Frankenstein

698 words - 3 pages "About Mary Shelley." About Mary Shelley. N.p., n.d. Web. 14 Jan. 2013. "Baldick, "The Monster Speaks"" Baldick, "The Monster Speaks" N.p., n.d. Web. 14 Jan. 2013. Baldick, Chris. In Frankenstein’s Shadow: Myth, Monstrosity, and Nineteenth-Century Writing. Oxford, England: Clarendon Press, 1987. Bernard E. Rollin. Frankenstein Syndrome: Ethical and Social Issues in the Genetic Engineering of Animals. Cambridge University Press, 1995. Betty T

Frankestain by: Mary Shelley

442 words - 2 pages In the present, Frankenstein is seen as a story of a hideous and vicious monster named Frankenstein created by a mad scientist. While reading this book, I learned that this is not the truth. In fact, the scientist was named Frankenstein while the monster had no name. Most people are brought to believe that the scientist was mad, which he was in some respects, but he was not intended to be portrayed as being mad. Frankenstein is a novel about the

Why Is Frankenstein Such A Popular Text?

1916 words - 8 pages Why is Frankenstein such a popular text? Frankenstein is a science fiction novel written by Mary Shelley during the time of the Romantic Movement. It has remained popular ever since it was first published and still sells well today, with many reprints of the book since the first edition. One of the main characters of the story and probably the most (in)famous, Frankenstein's monster, has become an icon of all that is monstrous and

How Society's Judgment At First Sight Contributed To The Monster

908 words - 4 pages adequate to so arduous an undertaking," (31) Dr. Frankenstein continued his plan and constructed a monster hideous in appearance. Since Frankenstein's monster lacked an appealing physical appearance, he was judged by society that chose to neglect him. This led to feelings of abandonment and compelled him to seek revenge against society in general and his creator, Dr. Frankenstein.As soon as it came to life, Frankenstein recognized the Monster's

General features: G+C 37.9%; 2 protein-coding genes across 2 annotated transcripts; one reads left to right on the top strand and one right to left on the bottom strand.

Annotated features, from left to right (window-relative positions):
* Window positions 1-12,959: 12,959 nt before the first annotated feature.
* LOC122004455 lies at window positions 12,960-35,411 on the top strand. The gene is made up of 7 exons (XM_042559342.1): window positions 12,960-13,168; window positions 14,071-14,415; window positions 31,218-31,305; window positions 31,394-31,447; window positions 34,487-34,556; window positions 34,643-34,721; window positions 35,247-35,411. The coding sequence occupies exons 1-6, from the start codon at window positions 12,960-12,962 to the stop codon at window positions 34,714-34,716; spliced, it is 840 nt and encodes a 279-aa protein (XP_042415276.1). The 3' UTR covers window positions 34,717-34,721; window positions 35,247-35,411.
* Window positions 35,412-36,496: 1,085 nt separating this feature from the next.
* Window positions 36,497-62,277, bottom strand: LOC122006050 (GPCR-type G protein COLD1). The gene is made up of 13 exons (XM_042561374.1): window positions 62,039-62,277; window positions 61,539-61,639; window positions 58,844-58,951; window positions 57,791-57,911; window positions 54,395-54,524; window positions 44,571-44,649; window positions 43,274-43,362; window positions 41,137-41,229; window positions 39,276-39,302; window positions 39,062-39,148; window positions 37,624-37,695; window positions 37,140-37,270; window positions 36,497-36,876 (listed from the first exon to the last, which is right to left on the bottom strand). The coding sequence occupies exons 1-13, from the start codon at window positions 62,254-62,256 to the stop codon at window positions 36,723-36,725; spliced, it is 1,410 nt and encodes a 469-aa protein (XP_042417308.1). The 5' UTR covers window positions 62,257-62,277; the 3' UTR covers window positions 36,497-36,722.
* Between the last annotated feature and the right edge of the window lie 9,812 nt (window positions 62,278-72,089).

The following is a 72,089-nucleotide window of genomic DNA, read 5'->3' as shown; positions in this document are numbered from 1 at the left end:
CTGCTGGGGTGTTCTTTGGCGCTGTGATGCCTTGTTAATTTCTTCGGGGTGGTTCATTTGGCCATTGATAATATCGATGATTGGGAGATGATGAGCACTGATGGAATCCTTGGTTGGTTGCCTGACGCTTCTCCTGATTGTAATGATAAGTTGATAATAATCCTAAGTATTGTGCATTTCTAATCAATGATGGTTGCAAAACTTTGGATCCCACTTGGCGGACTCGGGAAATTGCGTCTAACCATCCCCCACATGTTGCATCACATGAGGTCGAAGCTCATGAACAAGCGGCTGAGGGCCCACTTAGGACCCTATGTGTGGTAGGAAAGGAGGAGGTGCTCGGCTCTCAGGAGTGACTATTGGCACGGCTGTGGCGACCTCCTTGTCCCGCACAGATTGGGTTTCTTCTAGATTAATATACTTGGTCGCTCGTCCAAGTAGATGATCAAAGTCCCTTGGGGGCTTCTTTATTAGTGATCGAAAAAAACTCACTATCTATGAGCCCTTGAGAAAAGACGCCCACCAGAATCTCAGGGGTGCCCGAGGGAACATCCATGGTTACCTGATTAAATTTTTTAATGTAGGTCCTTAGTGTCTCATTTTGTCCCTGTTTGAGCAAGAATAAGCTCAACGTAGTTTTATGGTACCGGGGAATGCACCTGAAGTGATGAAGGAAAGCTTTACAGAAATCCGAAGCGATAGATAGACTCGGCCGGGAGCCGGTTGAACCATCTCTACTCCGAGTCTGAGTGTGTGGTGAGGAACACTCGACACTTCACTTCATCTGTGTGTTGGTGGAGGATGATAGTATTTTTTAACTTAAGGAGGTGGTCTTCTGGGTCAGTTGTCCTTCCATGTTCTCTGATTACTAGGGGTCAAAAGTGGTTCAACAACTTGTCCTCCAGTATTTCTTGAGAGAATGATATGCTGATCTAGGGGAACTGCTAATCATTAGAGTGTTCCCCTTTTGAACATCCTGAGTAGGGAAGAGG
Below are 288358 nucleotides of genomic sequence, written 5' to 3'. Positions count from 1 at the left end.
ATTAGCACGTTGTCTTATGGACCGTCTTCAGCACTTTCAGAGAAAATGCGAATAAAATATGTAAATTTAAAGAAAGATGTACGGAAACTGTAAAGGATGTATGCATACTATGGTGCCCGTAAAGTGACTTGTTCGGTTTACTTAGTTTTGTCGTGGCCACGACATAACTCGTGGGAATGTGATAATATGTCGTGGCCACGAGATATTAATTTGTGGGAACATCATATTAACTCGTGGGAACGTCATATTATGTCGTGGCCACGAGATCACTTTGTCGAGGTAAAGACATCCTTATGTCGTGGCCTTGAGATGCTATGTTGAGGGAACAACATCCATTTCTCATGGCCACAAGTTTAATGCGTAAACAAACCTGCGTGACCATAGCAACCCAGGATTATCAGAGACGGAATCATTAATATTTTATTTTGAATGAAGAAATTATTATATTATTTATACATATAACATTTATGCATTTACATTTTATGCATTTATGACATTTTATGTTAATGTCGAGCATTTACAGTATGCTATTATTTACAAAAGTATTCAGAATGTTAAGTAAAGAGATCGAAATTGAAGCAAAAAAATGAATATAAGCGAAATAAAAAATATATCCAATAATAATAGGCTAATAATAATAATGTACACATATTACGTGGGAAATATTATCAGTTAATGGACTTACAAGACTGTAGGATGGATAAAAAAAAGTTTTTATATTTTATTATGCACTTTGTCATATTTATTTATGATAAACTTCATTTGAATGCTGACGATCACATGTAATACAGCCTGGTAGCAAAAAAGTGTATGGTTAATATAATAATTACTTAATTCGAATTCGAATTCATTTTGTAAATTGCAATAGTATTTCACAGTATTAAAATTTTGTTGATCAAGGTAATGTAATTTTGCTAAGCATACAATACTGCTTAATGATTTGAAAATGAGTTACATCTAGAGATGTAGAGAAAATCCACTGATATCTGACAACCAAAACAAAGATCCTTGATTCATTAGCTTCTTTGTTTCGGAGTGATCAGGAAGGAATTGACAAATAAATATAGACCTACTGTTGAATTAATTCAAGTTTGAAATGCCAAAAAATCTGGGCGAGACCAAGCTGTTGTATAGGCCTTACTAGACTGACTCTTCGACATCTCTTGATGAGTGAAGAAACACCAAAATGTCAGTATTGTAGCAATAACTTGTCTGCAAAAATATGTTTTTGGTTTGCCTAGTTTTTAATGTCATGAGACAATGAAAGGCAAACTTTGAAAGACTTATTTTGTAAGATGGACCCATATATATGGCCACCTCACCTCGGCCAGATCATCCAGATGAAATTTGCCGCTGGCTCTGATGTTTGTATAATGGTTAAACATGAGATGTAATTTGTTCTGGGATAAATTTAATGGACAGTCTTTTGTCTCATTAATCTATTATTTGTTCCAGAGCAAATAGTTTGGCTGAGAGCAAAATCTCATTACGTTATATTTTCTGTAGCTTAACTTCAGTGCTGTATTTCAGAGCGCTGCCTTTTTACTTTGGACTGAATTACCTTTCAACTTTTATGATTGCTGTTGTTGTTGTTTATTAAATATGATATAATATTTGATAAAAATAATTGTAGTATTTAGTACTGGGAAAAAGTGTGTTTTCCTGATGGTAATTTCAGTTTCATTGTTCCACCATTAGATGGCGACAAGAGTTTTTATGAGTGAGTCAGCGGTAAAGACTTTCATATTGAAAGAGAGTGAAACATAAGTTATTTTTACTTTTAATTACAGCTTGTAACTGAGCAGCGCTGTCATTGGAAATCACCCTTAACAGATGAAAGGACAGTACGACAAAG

Frankenstein 3

942 words - 4 pages “Looking in detail at chapters, 1, 5 & 10 of ‘Frankenstein’, how does Mary Shelley create sympathy for the monster, & why?” In this essay I will be looking at, and exploring, the method used by Mary Shelley to create sympathy for the monster. There will be three things I will be looking at in this essay. Firstly I will be looking at the birth experience of the monster, and then I will be comparing the childhood experiences of the

Related Papers

Frankenstein: The First Modern Monster Story

1311 words - 6 pages Frankenstein: The First Modern Monster Story When we hear Frankenstein the image that many of us think of today is that of a mindless monster with bolts in his neck who wishes to terrorize anyone who crosses his path. This image is far different from that of the monster in Mary Shelley’s Frankenstein. In Shelley’s novel Frankenstein’s monster is smart, caring, and he posses near super human strength and speed. Frankenstein is thought to be

Mary Shelly's "Frankenstein" The Cautionary Tale Of The Monster Who Killed Morality: The Tale Of Frankenstein And The Technology Of Today

618 words - 3 pages Because science fiction often prophesizes reality, Mary Shelly's "Frankenstein" can serve as a warning for all humanity. What appears to be science fiction is essentially science in action. This tale represents and almost foreshadows the romantic disillusionment society has in regards to technology and the conflict between scientific creation and nature. This film skillfully offers a warning - be aware of unintended consequences of scientific

How Do The Writers Mary Shelley And Robert Louise Stevenson Present The Notion Of The “Monster”, In Frankenstein And Dr Jekyll And Mr Hyde?

783 words - 4 pages How do the writers Mary Shelley and Robert Louise Stevenson present the notion of the “monster”, in Frankenstein and Dr Jekyll and Mr Hyde? The authors Mary Shelley and Robert Louise Stevenson have both written their novels “Frankenstein” and “Dr Jekyll and Mr Hyde” using the gothic genre. Their novels show in similar and in different ways how monsters can act and behave. Both novels have differences but they are both similar when presenting

Gcse Coursework:Frankenstein:How Does Mary Shelley Manipulate Your Responce To The Characters Of Frankenstein And His Monster As The Story Develops?:For This I Got A Grade A/A*

1768 words - 8 pages FrankensteinHow does Mary Shelley manipulate you response to the characters of Frankenstein and his monster as the story develops?The opening paragraph sets the scene for the story. It does this from the start when it begins with. 'a dreary night in November.' This creates a sense of winter with connotations of coldness, darkness and a time of death. It's also a classic setting for a horror novel. The word 'dreary' I think is an effective